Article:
“Human mobility touches every nation; but it is no more just a free and informed choice especially for people involved in contractual labor. Unskilled labor migration has become in the last 30 years the most significant aspect of human mobility. This form is of labor mobility is highly structured, organized and planned to ensure maximum profits. This multibillion dollar migrant industry recognizes the human being solely as an overseas contract worker; recruited, made to pay for his placement, and exported as a commodity for their own governments,” she explained.
Fernandez blamed governments and international institutions for commodifying migrants, saying that even the agencies of the United Nations and international finance agencies such as the International Monetary Fund (IMF) and the World Bank (WB) give a high level of importance on labor export and pressure governments to increase remittances of their overseas contract workers.
“Governments look at remittances as a tool for development and a means to repay global debt. They have actually put a positive spin on massive forced migration and commodification of workers. They have the gall to call it a ‘tool for development’ when it fact it results in the decimation and break-up of families, the exploitation of millions of workers and the uneven distribution of wealth and power in the world,” she said.
Fernandez said the proof that the UN itself is guilty of commodifying migrant labor is when it organized its first high level dialogue in September 2006 by creating the Global Commission Report on Migration. She said the report began as a study on the human rights of workers, “But it was replaced by another that emphasized using remittances as a tool for development within the migration process,” she charged.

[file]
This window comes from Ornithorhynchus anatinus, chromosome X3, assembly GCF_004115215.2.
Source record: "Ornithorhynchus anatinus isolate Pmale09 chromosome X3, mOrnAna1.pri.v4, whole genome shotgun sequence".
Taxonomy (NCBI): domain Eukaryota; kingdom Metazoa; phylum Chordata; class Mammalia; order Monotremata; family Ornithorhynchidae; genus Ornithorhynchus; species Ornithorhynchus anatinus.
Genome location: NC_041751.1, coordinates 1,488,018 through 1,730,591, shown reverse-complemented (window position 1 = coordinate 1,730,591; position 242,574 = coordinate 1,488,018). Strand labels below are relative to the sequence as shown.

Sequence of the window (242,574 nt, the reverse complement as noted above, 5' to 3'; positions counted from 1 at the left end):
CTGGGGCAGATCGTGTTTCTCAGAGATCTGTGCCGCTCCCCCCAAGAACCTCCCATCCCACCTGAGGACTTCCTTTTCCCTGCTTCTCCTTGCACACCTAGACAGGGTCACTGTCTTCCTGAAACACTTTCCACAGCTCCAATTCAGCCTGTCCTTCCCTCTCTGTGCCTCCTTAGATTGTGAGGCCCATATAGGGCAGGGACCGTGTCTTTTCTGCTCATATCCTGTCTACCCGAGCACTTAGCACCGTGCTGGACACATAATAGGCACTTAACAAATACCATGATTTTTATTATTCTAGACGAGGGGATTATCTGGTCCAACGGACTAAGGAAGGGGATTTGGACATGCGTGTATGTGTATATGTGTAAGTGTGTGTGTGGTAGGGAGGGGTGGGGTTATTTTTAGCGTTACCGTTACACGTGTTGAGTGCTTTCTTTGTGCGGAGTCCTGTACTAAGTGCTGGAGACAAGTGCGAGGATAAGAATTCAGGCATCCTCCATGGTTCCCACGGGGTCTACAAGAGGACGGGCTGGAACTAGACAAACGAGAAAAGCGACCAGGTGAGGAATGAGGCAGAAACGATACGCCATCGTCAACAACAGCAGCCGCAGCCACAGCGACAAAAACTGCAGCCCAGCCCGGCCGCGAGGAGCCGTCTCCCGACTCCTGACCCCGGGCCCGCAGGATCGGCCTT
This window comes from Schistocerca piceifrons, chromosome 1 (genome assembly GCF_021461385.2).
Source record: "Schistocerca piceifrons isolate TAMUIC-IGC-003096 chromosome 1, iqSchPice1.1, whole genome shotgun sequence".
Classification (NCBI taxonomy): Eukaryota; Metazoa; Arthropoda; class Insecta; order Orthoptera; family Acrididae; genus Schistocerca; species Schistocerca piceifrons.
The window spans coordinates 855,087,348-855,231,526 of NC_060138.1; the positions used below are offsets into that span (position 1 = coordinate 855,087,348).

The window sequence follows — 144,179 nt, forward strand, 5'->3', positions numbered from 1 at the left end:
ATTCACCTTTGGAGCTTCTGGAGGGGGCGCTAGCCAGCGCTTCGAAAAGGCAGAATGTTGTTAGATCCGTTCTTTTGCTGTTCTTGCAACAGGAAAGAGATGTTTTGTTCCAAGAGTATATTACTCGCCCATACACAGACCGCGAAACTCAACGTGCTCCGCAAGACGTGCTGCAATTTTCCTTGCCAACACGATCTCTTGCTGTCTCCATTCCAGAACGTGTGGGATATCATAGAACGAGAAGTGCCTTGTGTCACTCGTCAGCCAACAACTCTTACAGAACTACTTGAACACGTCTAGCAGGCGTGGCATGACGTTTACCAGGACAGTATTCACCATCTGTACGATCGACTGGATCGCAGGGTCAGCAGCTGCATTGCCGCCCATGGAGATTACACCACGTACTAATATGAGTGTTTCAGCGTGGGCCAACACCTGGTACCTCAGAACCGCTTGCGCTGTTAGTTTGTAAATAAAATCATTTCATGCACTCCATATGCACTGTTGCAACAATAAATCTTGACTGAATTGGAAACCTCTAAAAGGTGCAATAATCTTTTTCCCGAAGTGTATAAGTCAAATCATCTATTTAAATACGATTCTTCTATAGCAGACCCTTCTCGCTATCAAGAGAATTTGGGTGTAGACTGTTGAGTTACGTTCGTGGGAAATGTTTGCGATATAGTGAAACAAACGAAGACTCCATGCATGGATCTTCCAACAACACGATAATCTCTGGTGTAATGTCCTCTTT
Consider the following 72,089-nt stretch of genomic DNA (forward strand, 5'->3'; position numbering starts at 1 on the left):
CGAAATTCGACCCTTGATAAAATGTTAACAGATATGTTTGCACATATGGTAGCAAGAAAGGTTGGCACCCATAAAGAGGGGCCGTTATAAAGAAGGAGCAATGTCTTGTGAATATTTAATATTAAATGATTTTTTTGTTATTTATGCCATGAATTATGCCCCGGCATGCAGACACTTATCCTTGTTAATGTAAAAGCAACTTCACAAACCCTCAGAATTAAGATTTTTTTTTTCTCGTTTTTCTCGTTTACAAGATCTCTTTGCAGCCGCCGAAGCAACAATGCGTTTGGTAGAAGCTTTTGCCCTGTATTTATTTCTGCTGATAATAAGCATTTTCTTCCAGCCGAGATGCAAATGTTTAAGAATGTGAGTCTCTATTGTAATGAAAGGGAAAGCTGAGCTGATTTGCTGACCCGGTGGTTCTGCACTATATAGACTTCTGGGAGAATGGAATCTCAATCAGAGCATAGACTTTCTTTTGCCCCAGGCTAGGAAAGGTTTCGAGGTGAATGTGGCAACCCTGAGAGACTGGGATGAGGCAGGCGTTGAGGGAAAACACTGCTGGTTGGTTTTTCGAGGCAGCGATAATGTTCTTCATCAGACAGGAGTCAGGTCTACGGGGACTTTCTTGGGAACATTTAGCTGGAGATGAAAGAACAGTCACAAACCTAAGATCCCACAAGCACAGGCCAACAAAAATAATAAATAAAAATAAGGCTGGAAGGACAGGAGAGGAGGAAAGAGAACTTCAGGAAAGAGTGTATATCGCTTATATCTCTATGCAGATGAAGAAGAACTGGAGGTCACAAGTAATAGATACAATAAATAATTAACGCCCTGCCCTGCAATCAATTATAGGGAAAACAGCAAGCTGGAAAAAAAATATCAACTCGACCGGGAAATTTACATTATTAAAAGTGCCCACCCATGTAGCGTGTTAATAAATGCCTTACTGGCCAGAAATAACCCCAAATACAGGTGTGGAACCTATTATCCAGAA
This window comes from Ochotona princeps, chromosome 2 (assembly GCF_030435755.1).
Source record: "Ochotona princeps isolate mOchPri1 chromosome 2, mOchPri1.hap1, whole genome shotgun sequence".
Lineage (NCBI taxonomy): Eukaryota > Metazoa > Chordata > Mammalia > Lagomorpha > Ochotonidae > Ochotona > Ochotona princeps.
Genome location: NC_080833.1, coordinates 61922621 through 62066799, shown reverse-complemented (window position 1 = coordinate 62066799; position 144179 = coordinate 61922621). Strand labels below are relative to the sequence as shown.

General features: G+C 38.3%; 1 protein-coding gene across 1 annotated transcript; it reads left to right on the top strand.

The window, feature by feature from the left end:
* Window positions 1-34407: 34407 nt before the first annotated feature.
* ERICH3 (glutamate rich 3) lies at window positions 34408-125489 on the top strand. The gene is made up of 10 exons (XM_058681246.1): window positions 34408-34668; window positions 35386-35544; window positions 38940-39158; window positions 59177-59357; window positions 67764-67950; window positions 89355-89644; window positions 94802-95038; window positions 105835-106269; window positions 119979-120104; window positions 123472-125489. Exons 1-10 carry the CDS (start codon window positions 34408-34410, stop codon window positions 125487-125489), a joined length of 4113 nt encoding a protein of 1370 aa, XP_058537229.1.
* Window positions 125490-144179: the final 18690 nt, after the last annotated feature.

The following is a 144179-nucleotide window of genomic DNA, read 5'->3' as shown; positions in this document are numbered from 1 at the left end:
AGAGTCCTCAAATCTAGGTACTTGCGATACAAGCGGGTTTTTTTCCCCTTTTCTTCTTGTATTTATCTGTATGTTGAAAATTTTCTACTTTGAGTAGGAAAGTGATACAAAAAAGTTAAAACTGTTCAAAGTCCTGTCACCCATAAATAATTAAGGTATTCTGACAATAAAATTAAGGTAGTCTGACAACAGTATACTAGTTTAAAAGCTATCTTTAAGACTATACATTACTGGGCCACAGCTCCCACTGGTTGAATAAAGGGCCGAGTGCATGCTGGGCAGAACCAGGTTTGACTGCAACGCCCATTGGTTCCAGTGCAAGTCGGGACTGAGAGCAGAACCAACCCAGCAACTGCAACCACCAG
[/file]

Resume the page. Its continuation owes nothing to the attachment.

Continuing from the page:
The human rights advocate also decried that there is no human rights-based approach when it comes to migration.
“Why isn’t there a human rights-based approach? Migration is a human right and a legal activity. It’s not all negative, but the institutionalized exploitation of migrants had more negative effects than positive ones.”
She said the rights of migrants are violated with impunity and supported by employer sanctions and policies by governments, especially in the Gulf Coordinating Council (GCC) countries in the Middle East and the tiger economies of Asia.
The issue of migration, she also said, has become an issue of national security and migrants are often victimized by policies that are supposedly aimed at protecting the sovereignty and security of host countries.
“The public sphere places migration within a ‘security logic.’ The security agenda of various states creates a continuum of threats and general unease in which many different actors exchange their fears and beliefs in what makes a risky and dangerous society. Politicians and leaders transfer the legitimacy they have to impose stringent measures not so much against terrorists, criminals, spies and counterfeiters but against other targets — notably transnational political activists, people crossing borders, or people born in the host country but to foreign parents,” she said.